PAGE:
It got cut, but you can tell the whole movie is full of this point of view as much as Jennifer Lee and I could put in it, because we’re both Park Slope moms, we both went through the 90s, we took the women’s studies courses, and I knew I wouldn’t be able to push my kids on the swing at the playground if I had written a movie where the girl wore the puffy dress and was saved not by anything active she did but by being beautiful enough to be kissed by a prince.

    Photo (Carolyn Cole / Los Angeles Times) and Disney

  2. frozen

    disney

    interview

    fresh air

    kristen anderson-lopez

    robert lopez

    feminism

  1. Big news: CBS just announced Stephen Colbert will replace David Letterman on The Late Show next year. Thoughts?

    You can hear the 2012 Fresh Air interview here

  2. stephen colbert

    the late show

    the colbert report

    fresh air

    interview

    terry gross

  1. Idina Menzel performs Let It Go from Frozen with Jimmy Fallon and The Roots.

    Thursday 4/10: We speak to songwriters Robert Lopez and Kristen Anderson Lopez who wrote the music for the Disney movie Frozen (including Let It Go).  Robert Lopez also co-created the musicals The Book of Mormon and Avenue Q.  

  2. frozen

    disney

    book of mormon

    avenue q

    let it go

    musical

    interview

    fresh air

  1. Edie Falco, star of the Showtime series Nurse Jackie, joins Fresh Air to discuss life in scrubs, addiction, and the years she spent as Carmela Soprano on The Sopranos. Like her character Jackie, Falco herself struggles with addiction. Terry asked if that’s what made her interested in the role: 

"I have to say, I never really know what makes me want to do a role. It’s some sort of wordless place, you know? I imagine that everything I’ve ever been through is contributing on some level to the decisions I make, but I’m not privy to them. …
The addiction piece, I have to say, is a huge part of my life. Not just my own, but that of many people I love. The helplessness around that, and learning to deal with that, and all the various 12-step programs I’ve been a part of over the years, and how much they’ve helped me, and how hard it is to love somebody who is going through that, and remain distant enough to not let it crush you each time. All that stuff is of tremendous interest to me. That keeps me very deeply involved in Jackie’s journey.”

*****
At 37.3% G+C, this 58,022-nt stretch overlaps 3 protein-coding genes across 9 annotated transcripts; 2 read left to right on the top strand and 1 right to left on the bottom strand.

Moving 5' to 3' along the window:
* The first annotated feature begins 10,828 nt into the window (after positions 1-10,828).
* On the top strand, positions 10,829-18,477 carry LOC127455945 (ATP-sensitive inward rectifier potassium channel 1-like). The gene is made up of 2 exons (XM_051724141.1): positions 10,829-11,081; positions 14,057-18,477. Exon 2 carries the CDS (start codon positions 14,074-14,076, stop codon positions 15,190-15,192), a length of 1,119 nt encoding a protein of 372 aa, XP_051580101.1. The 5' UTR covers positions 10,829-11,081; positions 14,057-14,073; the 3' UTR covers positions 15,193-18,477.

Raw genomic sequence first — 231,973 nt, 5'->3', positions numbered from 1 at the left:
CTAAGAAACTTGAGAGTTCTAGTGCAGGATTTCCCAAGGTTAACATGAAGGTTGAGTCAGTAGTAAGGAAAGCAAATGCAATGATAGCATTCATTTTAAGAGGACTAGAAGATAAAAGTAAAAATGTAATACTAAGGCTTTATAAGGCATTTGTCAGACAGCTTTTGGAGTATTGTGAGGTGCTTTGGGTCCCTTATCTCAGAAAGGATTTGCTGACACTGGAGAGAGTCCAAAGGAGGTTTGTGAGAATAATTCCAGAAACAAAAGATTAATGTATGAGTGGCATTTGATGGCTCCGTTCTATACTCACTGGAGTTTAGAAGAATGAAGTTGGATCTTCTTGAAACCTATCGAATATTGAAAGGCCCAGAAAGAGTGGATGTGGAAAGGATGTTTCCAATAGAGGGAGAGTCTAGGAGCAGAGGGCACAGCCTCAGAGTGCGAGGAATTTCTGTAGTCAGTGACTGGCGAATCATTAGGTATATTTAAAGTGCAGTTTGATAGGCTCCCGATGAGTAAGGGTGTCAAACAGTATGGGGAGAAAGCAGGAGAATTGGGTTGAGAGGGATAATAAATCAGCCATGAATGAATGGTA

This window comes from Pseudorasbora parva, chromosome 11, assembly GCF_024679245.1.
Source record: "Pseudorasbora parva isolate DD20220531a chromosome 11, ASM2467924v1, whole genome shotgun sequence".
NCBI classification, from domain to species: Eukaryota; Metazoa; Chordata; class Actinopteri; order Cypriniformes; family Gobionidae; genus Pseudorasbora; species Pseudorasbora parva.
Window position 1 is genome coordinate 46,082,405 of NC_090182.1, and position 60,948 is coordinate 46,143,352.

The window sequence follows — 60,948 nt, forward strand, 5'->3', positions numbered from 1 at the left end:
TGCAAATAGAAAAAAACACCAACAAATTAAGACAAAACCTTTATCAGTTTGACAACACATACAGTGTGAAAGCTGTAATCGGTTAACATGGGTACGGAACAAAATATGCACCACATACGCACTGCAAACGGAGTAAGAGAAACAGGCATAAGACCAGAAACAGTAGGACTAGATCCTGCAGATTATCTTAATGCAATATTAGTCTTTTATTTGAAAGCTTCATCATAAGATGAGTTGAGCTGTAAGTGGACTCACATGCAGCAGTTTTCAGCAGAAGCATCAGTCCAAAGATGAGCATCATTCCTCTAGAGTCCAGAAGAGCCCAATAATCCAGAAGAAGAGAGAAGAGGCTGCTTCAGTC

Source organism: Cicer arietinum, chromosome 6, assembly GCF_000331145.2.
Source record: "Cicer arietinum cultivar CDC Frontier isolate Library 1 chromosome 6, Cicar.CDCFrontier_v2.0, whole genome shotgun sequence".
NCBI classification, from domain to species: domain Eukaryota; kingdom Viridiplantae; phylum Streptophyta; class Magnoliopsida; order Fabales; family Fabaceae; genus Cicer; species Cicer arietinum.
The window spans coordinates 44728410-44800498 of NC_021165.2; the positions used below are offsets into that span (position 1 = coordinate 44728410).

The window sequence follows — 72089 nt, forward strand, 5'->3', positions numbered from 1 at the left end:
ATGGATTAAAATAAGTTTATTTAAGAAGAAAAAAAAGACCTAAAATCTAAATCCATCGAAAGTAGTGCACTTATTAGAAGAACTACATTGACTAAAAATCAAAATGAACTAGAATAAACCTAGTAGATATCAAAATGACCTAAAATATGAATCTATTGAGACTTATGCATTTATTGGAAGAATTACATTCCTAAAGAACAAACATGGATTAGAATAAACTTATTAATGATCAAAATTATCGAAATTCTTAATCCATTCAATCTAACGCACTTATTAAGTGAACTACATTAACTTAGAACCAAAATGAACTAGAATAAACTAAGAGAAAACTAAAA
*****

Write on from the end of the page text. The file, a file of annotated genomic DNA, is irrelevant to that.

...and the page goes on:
Edie Falco, star of the Showtime series Nurse Jackie, joins Fresh Air to discuss life in scrubs, addiction, and the years she spent as Carmela Soprano on The Sopranos. Like her character Jackie, Falco herself struggles with addiction. Terry asked if that’s what made her interested in the role: 

    "I have to say, I never really know what makes me want to do a role. It’s some sort of wordless place, you know? I imagine that everything I’ve ever been through is contributing on some level to the decisions I make, but I’m not privy to them. …

    The addiction piece, I have to say, is a huge part of my life. Not just my own, but that of many people I love. The helplessness around that, and learning to deal with that, and all the various 12-step programs I’ve been a part of over the years, and how much they’ve helped me, and how hard it is to love somebody who is going through that, and remain distant enough to not let it crush you each time. All that stuff is of tremendous interest to me. That keeps me very deeply involved in Jackie’s journey.”

  2. nurse jackie

    addiction

    sobriety

    edie falco

    interview

    fresh air

  1. Tomorrow: Edie Falco joins us for the first time since The Sopranos to talk about her show Nurse Jackie, parenting, and addiction.  View in High-Res

    Tomorrow: Edie Falco joins us for the first time since The Sopranos to talk about her show Nurse Jackie, parenting, and addiction. 

  2. edie falco

    nurse jackie

    nursing

    addiction

    fresh air

    interview

    the sopranos

  1. In light of yesterday’s announcement that David Letterman will be retiring, we thought we’d share this great tribute by Tina Fey, at the Kennedy Center Honors in 2012.

    And don’t forget this memorable tribute by Jimmy Kimmel from that same night.

    (Kimmel actually talks about that tribute in his Fresh Air interview)

    Also, Terry spoke to David Letterman in 1981 back when Fresh Air was a local show and Letterman was just getting started:

    "If you do one show a year or one show every three months or one show every four months, you have an awful lot of time to realize what a failure you’ve been.  But we do kind of a baseball season: We do a show one night and we hope it’s wonderful, and if not that, we hope it’s good and we hope it isn’t bad. But even if it’s a great show or even if it’s not such a good show, we do another show the next night and we have no time, except in self analysis, to decide why it wasn’t good or even why it was very good."